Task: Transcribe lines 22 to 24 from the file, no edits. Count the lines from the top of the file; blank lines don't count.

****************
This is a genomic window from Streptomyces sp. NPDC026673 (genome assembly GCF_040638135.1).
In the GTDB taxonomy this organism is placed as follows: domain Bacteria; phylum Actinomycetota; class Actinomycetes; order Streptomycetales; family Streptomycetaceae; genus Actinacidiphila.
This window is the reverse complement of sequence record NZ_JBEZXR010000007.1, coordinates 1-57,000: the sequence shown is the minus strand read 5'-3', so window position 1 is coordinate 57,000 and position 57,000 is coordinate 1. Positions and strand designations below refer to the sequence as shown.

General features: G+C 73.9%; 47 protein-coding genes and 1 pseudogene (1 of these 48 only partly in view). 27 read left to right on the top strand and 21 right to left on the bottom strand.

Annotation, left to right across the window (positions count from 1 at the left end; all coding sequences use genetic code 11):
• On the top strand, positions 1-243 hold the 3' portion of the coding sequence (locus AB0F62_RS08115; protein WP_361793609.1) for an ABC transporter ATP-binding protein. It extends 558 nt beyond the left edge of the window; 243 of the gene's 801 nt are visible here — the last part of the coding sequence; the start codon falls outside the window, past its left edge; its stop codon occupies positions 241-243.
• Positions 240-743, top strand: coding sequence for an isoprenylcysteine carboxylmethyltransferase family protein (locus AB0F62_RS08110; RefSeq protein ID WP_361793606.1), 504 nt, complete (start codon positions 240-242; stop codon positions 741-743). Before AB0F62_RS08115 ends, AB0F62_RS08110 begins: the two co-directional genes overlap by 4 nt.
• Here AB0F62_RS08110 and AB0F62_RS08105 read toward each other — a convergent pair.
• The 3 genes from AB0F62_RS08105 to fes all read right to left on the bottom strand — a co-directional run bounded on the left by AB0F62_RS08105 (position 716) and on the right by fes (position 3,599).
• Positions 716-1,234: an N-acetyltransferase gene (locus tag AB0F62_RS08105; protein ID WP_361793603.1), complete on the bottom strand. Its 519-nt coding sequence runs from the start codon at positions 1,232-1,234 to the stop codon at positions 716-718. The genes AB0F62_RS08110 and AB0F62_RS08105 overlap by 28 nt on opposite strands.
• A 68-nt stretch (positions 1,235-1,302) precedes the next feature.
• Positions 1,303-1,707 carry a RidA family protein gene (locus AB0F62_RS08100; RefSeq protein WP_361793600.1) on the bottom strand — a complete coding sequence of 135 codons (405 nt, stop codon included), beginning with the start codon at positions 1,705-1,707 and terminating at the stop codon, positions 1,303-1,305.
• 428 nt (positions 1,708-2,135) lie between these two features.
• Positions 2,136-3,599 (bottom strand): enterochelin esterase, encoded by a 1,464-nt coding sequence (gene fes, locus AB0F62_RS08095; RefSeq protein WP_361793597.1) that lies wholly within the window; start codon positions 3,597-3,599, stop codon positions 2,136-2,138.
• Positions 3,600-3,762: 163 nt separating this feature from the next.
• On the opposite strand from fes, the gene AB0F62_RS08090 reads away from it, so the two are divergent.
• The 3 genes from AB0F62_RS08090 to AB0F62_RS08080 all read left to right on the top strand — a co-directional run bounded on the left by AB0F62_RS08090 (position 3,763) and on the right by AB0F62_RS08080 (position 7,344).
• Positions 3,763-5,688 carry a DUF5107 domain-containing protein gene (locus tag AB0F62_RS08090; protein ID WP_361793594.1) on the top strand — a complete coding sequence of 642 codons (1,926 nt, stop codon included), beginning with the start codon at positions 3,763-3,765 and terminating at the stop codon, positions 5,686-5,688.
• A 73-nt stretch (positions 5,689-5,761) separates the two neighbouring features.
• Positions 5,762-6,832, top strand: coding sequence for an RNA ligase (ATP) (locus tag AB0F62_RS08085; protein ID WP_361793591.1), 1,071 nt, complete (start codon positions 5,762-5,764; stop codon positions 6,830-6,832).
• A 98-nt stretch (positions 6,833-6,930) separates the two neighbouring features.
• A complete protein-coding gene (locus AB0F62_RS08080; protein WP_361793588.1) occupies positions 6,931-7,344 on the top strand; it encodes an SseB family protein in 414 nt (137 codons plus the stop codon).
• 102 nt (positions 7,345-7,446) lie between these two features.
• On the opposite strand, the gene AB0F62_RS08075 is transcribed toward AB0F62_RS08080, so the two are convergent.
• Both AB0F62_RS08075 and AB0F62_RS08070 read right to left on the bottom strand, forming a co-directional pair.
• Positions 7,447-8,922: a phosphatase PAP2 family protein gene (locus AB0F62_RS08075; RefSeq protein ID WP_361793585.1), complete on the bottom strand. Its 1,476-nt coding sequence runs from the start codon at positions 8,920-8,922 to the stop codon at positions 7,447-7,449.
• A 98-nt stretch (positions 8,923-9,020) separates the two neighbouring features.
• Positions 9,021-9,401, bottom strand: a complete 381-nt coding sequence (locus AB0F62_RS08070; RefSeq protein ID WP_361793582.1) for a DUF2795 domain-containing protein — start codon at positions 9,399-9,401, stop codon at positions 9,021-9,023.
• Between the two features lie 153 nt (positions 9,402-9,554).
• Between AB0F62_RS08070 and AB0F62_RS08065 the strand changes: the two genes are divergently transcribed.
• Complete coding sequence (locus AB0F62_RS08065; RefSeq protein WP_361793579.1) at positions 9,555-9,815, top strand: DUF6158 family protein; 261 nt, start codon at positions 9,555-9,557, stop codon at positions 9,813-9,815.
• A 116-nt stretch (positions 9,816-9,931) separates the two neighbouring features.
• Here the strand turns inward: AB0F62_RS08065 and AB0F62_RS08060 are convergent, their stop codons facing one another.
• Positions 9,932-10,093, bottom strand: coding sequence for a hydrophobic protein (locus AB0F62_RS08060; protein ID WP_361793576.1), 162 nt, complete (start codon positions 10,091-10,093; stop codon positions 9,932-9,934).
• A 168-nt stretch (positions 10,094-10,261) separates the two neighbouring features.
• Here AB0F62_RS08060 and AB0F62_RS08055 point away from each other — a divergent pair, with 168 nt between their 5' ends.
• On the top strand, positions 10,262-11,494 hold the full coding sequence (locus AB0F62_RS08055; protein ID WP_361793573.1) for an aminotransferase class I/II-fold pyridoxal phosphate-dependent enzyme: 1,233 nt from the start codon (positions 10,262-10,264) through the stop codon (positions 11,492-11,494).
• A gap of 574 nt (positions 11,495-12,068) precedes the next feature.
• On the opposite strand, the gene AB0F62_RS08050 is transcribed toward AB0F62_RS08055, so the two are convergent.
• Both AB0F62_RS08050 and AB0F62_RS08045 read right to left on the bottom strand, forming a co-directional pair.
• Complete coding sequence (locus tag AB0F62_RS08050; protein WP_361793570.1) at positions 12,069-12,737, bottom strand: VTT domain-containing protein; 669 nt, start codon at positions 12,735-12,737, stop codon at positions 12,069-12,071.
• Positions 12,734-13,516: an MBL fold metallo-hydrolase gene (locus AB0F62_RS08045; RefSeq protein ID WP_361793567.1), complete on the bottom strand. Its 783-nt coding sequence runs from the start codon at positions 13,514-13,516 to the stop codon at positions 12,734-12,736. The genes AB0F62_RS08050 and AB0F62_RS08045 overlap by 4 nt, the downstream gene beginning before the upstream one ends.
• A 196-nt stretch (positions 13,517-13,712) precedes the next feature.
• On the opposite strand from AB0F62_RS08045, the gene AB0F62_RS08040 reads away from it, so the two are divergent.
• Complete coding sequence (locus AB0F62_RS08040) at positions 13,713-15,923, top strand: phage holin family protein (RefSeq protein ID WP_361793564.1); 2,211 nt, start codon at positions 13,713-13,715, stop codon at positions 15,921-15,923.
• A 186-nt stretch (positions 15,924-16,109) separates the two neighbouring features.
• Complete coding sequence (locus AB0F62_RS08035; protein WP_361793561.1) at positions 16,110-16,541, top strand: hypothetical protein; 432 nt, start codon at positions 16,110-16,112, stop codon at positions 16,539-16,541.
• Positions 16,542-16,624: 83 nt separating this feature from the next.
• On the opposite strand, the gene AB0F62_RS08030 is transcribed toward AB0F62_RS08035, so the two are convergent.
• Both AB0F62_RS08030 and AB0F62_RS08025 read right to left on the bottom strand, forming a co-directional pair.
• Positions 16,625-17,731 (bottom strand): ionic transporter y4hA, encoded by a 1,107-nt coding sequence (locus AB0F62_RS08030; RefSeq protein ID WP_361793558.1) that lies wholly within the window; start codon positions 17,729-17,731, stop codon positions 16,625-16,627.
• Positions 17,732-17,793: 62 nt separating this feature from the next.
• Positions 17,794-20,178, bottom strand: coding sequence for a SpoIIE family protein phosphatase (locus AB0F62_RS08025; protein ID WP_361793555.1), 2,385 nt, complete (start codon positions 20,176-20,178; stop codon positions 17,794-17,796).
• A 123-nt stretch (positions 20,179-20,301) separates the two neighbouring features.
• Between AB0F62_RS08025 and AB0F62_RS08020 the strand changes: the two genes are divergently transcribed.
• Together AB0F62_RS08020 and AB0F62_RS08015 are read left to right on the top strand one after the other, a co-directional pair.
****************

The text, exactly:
• A complete protein-coding gene (locus AB0F62_RS08080; protein WP_361793588.1) occupies positions 6,931-7,344 on the top strand; it encodes an SseB family protein in 414 nt (137 codons plus the stop codon).
• 102 nt (positions 7,345-7,446) lie between these two features.
• On the opposite strand, the gene AB0F62_RS08075 is transcribed toward AB0F62_RS08080, so the two are convergent.